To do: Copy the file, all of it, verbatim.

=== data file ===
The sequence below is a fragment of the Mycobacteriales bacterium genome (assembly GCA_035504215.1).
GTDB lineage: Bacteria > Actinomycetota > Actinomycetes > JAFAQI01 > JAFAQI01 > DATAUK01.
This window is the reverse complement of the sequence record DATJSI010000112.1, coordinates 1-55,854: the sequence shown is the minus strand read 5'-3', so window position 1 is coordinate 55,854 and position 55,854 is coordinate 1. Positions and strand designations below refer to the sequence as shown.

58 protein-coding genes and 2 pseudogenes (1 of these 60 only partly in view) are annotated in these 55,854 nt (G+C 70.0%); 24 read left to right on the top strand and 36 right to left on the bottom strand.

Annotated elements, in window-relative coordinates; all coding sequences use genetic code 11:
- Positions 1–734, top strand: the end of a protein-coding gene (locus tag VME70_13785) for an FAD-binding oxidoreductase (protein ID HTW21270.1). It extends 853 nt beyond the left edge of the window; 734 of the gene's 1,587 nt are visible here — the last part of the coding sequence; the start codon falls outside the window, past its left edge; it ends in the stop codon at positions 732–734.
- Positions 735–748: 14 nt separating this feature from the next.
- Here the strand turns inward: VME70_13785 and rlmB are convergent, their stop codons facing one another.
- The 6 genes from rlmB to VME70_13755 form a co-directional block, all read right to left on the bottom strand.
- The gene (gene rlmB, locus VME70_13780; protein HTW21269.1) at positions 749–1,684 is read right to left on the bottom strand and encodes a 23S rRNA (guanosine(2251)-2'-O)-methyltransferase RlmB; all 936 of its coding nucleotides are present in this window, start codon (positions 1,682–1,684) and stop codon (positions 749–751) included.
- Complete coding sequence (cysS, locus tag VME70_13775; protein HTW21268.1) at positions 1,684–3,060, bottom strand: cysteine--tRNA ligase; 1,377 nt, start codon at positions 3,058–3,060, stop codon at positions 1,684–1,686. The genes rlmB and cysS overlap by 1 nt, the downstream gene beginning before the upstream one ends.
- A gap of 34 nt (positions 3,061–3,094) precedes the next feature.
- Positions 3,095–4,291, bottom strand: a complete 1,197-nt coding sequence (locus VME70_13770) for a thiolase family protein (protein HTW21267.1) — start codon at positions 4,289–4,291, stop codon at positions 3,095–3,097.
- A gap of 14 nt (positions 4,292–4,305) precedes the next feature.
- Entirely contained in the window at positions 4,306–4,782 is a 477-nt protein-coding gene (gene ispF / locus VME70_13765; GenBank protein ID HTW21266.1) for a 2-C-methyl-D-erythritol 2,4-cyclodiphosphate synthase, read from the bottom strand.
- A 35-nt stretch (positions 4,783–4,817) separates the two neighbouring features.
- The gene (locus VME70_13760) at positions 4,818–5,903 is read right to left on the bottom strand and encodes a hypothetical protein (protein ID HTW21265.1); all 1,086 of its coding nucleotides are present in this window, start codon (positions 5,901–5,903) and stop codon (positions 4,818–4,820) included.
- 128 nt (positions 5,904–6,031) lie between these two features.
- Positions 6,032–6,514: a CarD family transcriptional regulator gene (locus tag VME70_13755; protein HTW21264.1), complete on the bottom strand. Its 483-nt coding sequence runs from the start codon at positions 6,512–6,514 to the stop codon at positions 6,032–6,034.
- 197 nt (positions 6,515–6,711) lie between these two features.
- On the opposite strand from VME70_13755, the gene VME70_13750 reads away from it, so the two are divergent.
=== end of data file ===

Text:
The sequence below is a fragment of the Mycobacteriales bacterium genome (assembly GCA_035504215.1).
GTDB lineage: Bacteria > Actinomycetota > Actinomycetes > JAFAQI01 > JAFAQI01 > DATAUK01.
This window is the reverse complement of the sequence record DATJSI010000112.1, coordinates 1-55,854: the sequence shown is the minus strand read 5'-3', so window position 1 is coordinate 55,854 and position 55,854 is coordinate 1. Positions and strand designations below refer to the sequence as shown.

58 protein-coding genes and 2 pseudogenes (1 of these 60 only partly in view) are annotated in these 55,854 nt (G+C 70.0%); 24 read left to right on the top strand and 36 right to left on the bottom strand.

Annotated elements, in window-relative coordinates; all coding sequences use genetic code 11:
- Positions 1–734, top strand: the end of a protein-coding gene (locus tag VME70_13785) for an FAD-binding oxidoreductase (protein ID HTW21270.1). It extends 853 nt beyond the left edge of the window; 734 of the gene's 1,587 nt are visible here — the last part of the coding sequence; the start codon falls outside the window, past its left edge; it ends in the stop codon at positions 732–734.
- Positions 735–748: 14 nt separating this feature from the next.
- Here the strand turns inward: VME70_13785 and rlmB are convergent, their stop codons facing one another.
- The 6 genes from rlmB to VME70_13755 form a co-directional block, all read right to left on the bottom strand.
- The gene (gene rlmB, locus VME70_13780; protein HTW21269.1) at positions 749–1,684 is read right to left on the bottom strand and encodes a 23S rRNA (guanosine(2251)-2'-O)-methyltransferase RlmB; all 936 of its coding nucleotides are present in this window, start codon (positions 1,682–1,684) and stop codon (positions 749–751) included.
- Complete coding sequence (cysS, locus tag VME70_13775; protein HTW21268.1) at positions 1,684–3,060, bottom strand: cysteine--tRNA ligase; 1,377 nt, start codon at positions 3,058–3,060, stop codon at positions 1,684–1,686. The genes rlmB and cysS overlap by 1 nt, the downstream gene beginning before the upstream one ends.
- A gap of 34 nt (positions 3,061–3,094) precedes the next feature.
- Positions 3,095–4,291, bottom strand: a complete 1,197-nt coding sequence (locus VME70_13770) for a thiolase family protein (protein HTW21267.1) — start codon at positions 4,289–4,291, stop codon at positions 3,095–3,097.
- A gap of 14 nt (positions 4,292–4,305) precedes the next feature.
- Entirely contained in the window at positions 4,306–4,782 is a 477-nt protein-coding gene (gene ispF / locus VME70_13765; GenBank protein ID HTW21266.1) for a 2-C-methyl-D-erythritol 2,4-cyclodiphosphate synthase, read from the bottom strand.
- A 35-nt stretch (positions 4,783–4,817) separates the two neighbouring features.
- The gene (locus VME70_13760) at positions 4,818–5,903 is read right to left on the bottom strand and encodes a hypothetical protein (protein ID HTW21265.1); all 1,086 of its coding nucleotides are present in this window, start codon (positions 5,901–5,903) and stop codon (positions 4,818–4,820) included.
- 128 nt (positions 5,904–6,031) lie between these two features.
- Positions 6,032–6,514: a CarD family transcriptional regulator gene (locus tag VME70_13755; protein HTW21264.1), complete on the bottom strand. Its 483-nt coding sequence runs from the start codon at positions 6,512–6,514 to the stop codon at positions 6,032–6,034.
- 197 nt (positions 6,515–6,711) lie between these two features.
- On the opposite strand from VME70_13755, the gene VME70_13750 reads away from it, so the two are divergent.